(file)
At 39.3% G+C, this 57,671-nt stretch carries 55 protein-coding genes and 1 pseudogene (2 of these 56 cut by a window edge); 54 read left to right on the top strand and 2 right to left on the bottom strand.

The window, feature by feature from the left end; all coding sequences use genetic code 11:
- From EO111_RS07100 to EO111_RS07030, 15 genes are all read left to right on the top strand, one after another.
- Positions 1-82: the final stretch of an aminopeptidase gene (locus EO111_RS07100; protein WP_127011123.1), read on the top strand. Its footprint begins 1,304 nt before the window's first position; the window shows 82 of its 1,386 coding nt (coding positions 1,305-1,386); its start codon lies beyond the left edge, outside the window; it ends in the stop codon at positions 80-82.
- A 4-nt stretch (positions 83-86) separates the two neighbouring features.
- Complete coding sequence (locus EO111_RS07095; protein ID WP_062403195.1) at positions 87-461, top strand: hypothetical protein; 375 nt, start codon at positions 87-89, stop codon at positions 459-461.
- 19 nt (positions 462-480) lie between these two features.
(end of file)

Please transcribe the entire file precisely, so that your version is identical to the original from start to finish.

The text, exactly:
At 39.3% G+C, this 57,671-nt stretch carries 55 protein-coding genes and 1 pseudogene (2 of these 56 cut by a window edge); 54 read left to right on the top strand and 2 right to left on the bottom strand.

The window, feature by feature from the left end; all coding sequences use genetic code 11:
- From EO111_RS07100 to EO111_RS07030, 15 genes are all read left to right on the top strand, one after another.
- Positions 1-82: the final stretch of an aminopeptidase gene (locus EO111_RS07100; protein WP_127011123.1), read on the top strand. Its footprint begins 1,304 nt before the window's first position; the window shows 82 of its 1,386 coding nt (coding positions 1,305-1,386); its start codon lies beyond the left edge, outside the window; it ends in the stop codon at positions 80-82.
- A 4-nt stretch (positions 83-86) separates the two neighbouring features.
- Complete coding sequence (locus EO111_RS07095; protein ID WP_062403195.1) at positions 87-461, top strand: hypothetical protein; 375 nt, start codon at positions 87-89, stop codon at positions 459-461.
- 19 nt (positions 462-480) lie between these two features.